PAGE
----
Running doesn’t define me

I’ve been talking and reading a lot about running injuries lately.  It seems like every time I turn around someone else I know or another blog writer I follow is sidelined with an injury.  It’s frustrating.  It’s frustrating for me to be living with an injury.  But lately, it’s even harder for me to read about everyone else’s injuries.  I think because on some level, having this surgery felt like THE ANSWER to all my injury problems.  And once I took care of that, I would run pain free and happily ever after into the sunset.  But reading about all these injuries has me scared.  What if that’s not the case?  What if I start running and suffer another terrible injury?  Are injuries just part of a runner’s reality?  Is running even worth it??

For me it is.  I’m not going to let fear keep me from doing something that brings me so much joy.  But I think one of the most important parts of being injured is what we take away from it.  And not just the training lessons.  I’ve had a looooooooooong time to think about what I’ll do differently this time around.  I don’t think anyone around me was surprised that I hurt myself.  I was running like a maniac.  But I’m taking away a lot more than training tips from this.  Running was my coping mechanism for a while.  And there’s nothing wrong with that.  When you’re stressed or angry or happy or sad, working it out on a run can be a healthy way to process things.  The problem is when you’re dealing with hard stuff and it’s your only coping mechanism so you start running a million miles a day.  It’s like a handy man who only has one tool.  I mean, a screw driver is a super handy thing to have but when you need a hammer, you NEED a hammer.  A screw driver just isn’t going to cut it.

How does this relate to running?  Well, I needed a hammer.  And I was forced, albeit kicking and screaming, to find one.  It was a long hard journey but I did eventually add a few more tools to my bag.  And along the way, I found myself.  I stopped defining myself through running.  I guess I’m not alone in this.  I think a lot of people start running during adversity.  To cope with or overcome something hard in their lives.  Running makes it feel better for a while and we want to hold on to that feeling for a little longer.  So we run more and further and harder.  I would bet it’s pretty common to find people with addictive personality types as distance runners.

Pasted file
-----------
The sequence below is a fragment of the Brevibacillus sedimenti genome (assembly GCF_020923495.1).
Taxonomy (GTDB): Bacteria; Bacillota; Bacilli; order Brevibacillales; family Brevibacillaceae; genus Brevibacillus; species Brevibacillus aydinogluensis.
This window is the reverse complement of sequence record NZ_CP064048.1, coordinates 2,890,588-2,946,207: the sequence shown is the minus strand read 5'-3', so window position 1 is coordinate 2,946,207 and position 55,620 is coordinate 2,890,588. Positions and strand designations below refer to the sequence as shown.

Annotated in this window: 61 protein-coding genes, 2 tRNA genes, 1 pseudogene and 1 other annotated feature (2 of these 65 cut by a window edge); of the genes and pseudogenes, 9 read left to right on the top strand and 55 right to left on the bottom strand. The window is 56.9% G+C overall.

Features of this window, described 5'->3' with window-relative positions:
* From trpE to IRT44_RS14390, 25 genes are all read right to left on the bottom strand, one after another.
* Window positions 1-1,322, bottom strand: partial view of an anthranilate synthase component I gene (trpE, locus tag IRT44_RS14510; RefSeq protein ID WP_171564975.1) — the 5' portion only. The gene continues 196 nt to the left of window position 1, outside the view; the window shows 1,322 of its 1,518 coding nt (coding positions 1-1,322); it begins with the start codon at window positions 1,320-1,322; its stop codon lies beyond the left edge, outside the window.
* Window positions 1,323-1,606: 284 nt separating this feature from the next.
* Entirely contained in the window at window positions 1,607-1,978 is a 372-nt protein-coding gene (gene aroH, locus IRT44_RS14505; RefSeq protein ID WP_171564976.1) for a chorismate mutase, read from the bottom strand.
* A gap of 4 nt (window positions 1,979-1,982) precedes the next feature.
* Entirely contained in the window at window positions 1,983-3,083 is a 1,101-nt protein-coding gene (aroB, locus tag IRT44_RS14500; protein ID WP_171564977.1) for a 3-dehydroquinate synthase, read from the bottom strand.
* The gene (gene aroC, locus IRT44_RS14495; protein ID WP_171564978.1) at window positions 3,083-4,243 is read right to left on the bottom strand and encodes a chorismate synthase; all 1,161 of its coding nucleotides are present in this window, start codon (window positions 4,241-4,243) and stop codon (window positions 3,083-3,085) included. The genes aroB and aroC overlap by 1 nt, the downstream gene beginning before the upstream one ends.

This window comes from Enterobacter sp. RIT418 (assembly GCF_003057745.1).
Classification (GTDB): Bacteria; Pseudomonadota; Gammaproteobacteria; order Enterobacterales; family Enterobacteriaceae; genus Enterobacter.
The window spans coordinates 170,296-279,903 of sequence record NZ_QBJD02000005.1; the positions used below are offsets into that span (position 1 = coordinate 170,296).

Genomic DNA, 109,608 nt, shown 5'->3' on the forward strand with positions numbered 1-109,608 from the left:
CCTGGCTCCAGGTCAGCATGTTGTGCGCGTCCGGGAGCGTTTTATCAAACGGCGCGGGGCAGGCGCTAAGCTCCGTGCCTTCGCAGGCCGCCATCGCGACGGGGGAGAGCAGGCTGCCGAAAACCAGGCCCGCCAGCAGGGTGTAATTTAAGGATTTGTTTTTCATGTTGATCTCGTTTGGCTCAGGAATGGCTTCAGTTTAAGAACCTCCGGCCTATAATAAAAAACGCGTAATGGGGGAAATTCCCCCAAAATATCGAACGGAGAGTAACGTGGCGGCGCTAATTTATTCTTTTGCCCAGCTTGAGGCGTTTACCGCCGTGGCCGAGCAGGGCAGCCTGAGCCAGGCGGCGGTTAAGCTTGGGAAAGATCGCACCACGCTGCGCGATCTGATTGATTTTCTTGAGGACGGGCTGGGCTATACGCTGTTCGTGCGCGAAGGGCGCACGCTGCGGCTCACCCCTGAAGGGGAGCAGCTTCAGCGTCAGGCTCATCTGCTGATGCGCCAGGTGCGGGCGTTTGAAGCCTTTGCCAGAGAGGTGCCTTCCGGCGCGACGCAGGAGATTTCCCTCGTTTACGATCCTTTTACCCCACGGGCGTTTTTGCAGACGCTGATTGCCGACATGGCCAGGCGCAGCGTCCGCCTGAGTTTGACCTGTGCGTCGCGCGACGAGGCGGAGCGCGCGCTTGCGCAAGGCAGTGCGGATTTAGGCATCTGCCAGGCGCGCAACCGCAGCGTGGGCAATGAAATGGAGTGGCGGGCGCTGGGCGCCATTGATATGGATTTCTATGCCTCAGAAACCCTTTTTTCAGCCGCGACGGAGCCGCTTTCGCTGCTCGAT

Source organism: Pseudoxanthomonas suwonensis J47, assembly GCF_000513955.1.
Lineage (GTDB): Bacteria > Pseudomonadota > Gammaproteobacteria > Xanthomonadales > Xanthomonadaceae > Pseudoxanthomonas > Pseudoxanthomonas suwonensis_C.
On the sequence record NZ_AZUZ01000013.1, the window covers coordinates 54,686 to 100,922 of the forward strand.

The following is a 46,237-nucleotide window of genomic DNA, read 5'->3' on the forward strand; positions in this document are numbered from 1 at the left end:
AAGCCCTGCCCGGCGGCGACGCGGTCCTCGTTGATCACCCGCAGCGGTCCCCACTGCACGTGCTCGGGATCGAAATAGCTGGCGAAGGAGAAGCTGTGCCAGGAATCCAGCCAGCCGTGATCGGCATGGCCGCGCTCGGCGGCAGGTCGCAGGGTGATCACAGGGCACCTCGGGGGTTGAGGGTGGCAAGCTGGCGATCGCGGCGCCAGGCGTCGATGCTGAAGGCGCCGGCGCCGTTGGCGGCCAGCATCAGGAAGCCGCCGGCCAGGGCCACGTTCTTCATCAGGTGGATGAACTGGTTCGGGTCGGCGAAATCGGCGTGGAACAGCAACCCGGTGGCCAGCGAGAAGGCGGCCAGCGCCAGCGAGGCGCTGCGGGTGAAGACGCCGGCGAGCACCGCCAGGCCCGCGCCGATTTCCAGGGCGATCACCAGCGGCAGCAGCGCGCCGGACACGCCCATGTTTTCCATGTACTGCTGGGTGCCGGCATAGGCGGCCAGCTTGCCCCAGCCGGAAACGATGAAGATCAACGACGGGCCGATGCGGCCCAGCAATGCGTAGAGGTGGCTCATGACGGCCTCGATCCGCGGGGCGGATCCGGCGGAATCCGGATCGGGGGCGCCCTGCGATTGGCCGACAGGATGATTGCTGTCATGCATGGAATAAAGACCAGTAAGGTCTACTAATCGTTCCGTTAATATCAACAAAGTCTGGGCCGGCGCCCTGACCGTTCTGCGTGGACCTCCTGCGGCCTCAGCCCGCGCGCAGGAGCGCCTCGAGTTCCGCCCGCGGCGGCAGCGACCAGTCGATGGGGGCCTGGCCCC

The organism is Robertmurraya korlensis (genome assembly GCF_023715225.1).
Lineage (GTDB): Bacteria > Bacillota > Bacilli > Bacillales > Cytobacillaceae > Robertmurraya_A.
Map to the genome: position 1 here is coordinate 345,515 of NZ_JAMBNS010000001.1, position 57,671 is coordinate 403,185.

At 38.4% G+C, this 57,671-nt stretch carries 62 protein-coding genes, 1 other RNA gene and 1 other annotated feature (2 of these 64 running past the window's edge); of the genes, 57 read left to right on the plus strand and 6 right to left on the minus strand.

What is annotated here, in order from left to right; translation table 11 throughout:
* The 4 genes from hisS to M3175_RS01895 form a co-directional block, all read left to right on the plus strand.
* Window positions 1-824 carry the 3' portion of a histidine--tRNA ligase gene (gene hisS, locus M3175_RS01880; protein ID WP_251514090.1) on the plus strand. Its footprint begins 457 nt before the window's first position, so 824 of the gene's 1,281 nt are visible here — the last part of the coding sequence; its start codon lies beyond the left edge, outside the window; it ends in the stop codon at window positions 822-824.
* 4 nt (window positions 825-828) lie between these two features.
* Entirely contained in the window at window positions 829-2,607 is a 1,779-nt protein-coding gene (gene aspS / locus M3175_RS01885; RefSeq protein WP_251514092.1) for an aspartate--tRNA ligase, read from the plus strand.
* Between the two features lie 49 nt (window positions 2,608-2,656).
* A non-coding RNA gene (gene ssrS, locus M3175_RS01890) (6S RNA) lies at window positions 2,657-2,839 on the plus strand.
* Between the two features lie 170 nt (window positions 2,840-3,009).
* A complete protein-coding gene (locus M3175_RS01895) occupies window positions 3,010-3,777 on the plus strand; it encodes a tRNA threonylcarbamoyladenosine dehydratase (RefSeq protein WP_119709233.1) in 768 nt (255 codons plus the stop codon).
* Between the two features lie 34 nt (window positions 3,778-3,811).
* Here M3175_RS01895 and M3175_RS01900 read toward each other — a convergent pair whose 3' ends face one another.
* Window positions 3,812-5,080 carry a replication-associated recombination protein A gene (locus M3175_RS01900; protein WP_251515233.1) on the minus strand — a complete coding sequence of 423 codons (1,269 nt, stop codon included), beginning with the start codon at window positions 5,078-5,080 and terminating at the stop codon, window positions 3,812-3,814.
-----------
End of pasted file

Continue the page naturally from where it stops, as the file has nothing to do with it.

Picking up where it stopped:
When I read this on irunfar yesterday, it really struck a cord with me,

“I was essentially forced against my choice to not run for nearly a year. It took me a long time, but eventually I came to accept that reality, and every time I moved closer to this acceptance I noticed that my health (physically and emotionally) would improve measurably in the days and weeks to follow. Now, I feel like I have a much better understanding of when to force myself out the door on a run, and when to stay inside and put my energy into something else. Even more importantly, I feel like I now have a better ability to accept when this is the case, and not look at it as a bad thing.

I’ve gone running three or four times in the last three weeks. For most of my running career I would have looked at this as a bad thing, as though there must clearly be something wrong with me. Now, though, I feel like I have gained a better sense of not seeing an unexpected break like this as a problem, or as a bad thing.”

At the end of this, as I ease back into running, I hope to have the same attitude.  Some days I’ll know I need extra rest days.  And instead of feeling frustrated or upset about it, I hope I can see the wisdom of it and be happy to turn my attention to something else that could use it.  Because whether I accomplish all my running goals or not, doesn’t change who I am.  I am a wife, a mother, a sister, a daughter, a friend.  I am me.



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